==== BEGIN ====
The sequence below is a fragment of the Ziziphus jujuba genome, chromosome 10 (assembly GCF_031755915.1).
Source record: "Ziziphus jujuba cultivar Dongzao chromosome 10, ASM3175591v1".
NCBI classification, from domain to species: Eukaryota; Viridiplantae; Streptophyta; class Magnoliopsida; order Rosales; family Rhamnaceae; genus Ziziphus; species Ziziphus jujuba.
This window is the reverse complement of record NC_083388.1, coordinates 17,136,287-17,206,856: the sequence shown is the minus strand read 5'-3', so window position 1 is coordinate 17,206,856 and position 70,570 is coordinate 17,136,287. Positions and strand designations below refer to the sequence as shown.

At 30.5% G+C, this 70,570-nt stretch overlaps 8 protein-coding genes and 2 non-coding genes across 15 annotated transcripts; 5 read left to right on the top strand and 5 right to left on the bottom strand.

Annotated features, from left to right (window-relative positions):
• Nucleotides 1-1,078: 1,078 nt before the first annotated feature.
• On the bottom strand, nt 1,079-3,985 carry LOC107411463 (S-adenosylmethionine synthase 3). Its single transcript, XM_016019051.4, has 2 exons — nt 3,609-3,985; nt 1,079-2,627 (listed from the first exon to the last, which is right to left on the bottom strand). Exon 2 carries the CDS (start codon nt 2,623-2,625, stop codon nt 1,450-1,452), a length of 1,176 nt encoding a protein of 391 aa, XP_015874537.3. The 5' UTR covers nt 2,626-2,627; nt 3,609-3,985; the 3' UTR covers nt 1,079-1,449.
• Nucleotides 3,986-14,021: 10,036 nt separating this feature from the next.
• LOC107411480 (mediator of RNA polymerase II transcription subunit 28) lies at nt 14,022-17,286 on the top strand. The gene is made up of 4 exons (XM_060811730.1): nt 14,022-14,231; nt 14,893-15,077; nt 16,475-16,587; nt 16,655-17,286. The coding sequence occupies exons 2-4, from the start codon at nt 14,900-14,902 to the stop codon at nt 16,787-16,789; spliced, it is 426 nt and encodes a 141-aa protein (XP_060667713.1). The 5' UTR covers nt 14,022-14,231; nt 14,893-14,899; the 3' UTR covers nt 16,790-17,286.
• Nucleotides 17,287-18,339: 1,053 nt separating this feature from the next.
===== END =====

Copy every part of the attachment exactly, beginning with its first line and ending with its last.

The sequence below is a fragment of the Ziziphus jujuba genome, chromosome 10 (assembly GCF_031755915.1).
Source record: "Ziziphus jujuba cultivar Dongzao chromosome 10, ASM3175591v1".
NCBI classification, from domain to species: Eukaryota; Viridiplantae; Streptophyta; class Magnoliopsida; order Rosales; family Rhamnaceae; genus Ziziphus; species Ziziphus jujuba.
This window is the reverse complement of record NC_083388.1, coordinates 17,136,287-17,206,856: the sequence shown is the minus strand read 5'-3', so window position 1 is coordinate 17,206,856 and position 70,570 is coordinate 17,136,287. Positions and strand designations below refer to the sequence as shown.

At 30.5% G+C, this 70,570-nt stretch overlaps 8 protein-coding genes and 2 non-coding genes across 15 annotated transcripts; 5 read left to right on the top strand and 5 right to left on the bottom strand.

Annotated features, from left to right (window-relative positions):
• Nucleotides 1-1,078: 1,078 nt before the first annotated feature.
• On the bottom strand, nt 1,079-3,985 carry LOC107411463 (S-adenosylmethionine synthase 3). Its single transcript, XM_016019051.4, has 2 exons — nt 3,609-3,985; nt 1,079-2,627 (listed from the first exon to the last, which is right to left on the bottom strand). Exon 2 carries the CDS (start codon nt 2,623-2,625, stop codon nt 1,450-1,452), a length of 1,176 nt encoding a protein of 391 aa, XP_015874537.3. The 5' UTR covers nt 2,626-2,627; nt 3,609-3,985; the 3' UTR covers nt 1,079-1,449.
• Nucleotides 3,986-14,021: 10,036 nt separating this feature from the next.
• LOC107411480 (mediator of RNA polymerase II transcription subunit 28) lies at nt 14,022-17,286 on the top strand. The gene is made up of 4 exons (XM_060811730.1): nt 14,022-14,231; nt 14,893-15,077; nt 16,475-16,587; nt 16,655-17,286. The coding sequence occupies exons 2-4, from the start codon at nt 14,900-14,902 to the stop codon at nt 16,787-16,789; spliced, it is 426 nt and encodes a 141-aa protein (XP_060667713.1). The 5' UTR covers nt 14,022-14,231; nt 14,893-14,899; the 3' UTR covers nt 16,790-17,286.
• Nucleotides 17,287-18,339: 1,053 nt separating this feature from the next.